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The weather here reminds me of Robert Eggers’ recent film, The Lighthouse, about a world of gloomy overcast skies and penetrating New England cold. There is no sea nearby, but I can feel the sodden inertia of this hinge season, with tiny sprouts struggling to endure the chill while pushing up their green banners into the indifferent air. I dutifully armor myself with an old cardigan, now partly unraveled at the button holes and sprung at the elbows, but serviceable as another layer of skin against the funereal stillness of the yard. If only the sun would assert itself and illuminate the soggy world. But I suspect even the sun is relaxing on a beach somewhere in Florida, sipping a tall drink and chatting with the tourists. Why hang around us moping Vermonters as we rake up rotten leaves and prune a few wiry bushes before spring explodes? Everyone’s busy sorting, rearranging piles in the garage, poring over the worthless accumulations of stuff from months of neglecting the transfer station down the road. There are cartons and two crates full of empty wine bottles, an elongated paste board box that held our new Sony TV, now looking damp after the nearly constant rains of the past week. Can’t wait to haul it off, and empty a few buckets of ashes from our fires. The floor of the garage is littered with bark, pine needles from the Christmas tree, empty cans with their lids pushed in, paper bags and other detritus from a life mostly lived indoors.

At the back of the garage is a wall of other boxes, most of them hastily packed with aging lecture notes, office memos, offprints of my colleague’s articles, booklets, the remains of a long career in an English Department, with all those tedious agendas of faculty meetings, files of student papers and blue books, things I should have had the courage to toss out rather than shove into the back of a Ryder truck bound for Vermont. But I didn’t want to say goodbye to it all. I was hoping that this was not the real beginning of retirement and old age. Closing my office was not exactly painful, but perhaps mournful. I kept gazing around the now empty walls, the dusty window sills, the desk with its mysteriously blinking telephone. It was a Saturday and no one was around to say goodbye, thank god. I wanted to leave quietly, without emotion. To just pull out of the loading dock in the hulking truck I was driving and round the corner, let the towering building suddenly lose focus in my rearview mirror. It was another hinge season, between the tense, rivalrous mayhem of academic life and the expanses of road ahead of me, the slowly changing architecture of small towns and farms as the East coast loomed before me.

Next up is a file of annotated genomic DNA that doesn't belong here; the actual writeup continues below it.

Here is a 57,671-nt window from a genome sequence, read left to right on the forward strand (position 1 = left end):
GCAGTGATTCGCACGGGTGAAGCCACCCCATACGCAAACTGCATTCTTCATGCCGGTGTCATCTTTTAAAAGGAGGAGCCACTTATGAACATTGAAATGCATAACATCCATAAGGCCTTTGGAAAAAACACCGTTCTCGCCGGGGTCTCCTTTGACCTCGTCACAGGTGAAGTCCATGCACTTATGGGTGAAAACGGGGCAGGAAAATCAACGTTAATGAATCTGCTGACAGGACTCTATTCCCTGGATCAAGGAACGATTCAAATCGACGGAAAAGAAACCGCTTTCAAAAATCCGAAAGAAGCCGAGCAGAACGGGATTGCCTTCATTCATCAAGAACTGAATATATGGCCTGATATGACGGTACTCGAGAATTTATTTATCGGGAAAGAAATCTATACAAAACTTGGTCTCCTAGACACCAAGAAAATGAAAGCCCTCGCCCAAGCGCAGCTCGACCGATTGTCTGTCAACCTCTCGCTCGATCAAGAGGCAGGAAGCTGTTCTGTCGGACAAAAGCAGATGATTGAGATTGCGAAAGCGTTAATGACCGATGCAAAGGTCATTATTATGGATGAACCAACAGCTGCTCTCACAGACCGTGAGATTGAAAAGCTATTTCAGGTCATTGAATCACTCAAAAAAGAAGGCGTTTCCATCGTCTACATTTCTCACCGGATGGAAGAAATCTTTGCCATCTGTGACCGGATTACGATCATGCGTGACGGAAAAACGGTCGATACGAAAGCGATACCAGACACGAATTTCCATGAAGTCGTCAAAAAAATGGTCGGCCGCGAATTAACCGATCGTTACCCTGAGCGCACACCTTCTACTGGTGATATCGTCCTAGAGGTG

Even the rivers seemed to give way to an older, more sedate culture near the beginnings of European settlement. The water was dark, full of historic murmurs and tiny glints of ideas never to be realized. There were rickety picket fences wandering over the trim little hills, the grass darker green and lush. The churches all turned white with needle-sharp steeples, as if intended to pierce an unresponsive sky and wake up heaven. All that is fading away into the mist as I look around my yard and sense that the past devours itself in snowfall and rain, in the constant scraping of the sky by some tireless carpenter’s trainee. Nothing left of the past but what the mind has safely tucked away in some unused corner.

Even so, this isthmus between winter and spring has its own secrets. I watch a field across the street for signs of wild turkey, or a family of crows hunting for the odd vole. But in gazing over at my neighbor’s hillside, I sense I am witnessing how a canvas grows into a painting, slowly at first, with touches of hesitant color here and there, and then with slashes of dark green spreading out as the brush is moved more confidently. Spring eases into the world as if it were on tiptoe, reluctant to make the slightest sound. The throb of life is just out of reach, below what the eye can perceive. Self-interest obscures the details, I suppose. The sky is imperturbable as the season establishes its momentary empire over the thawing ground.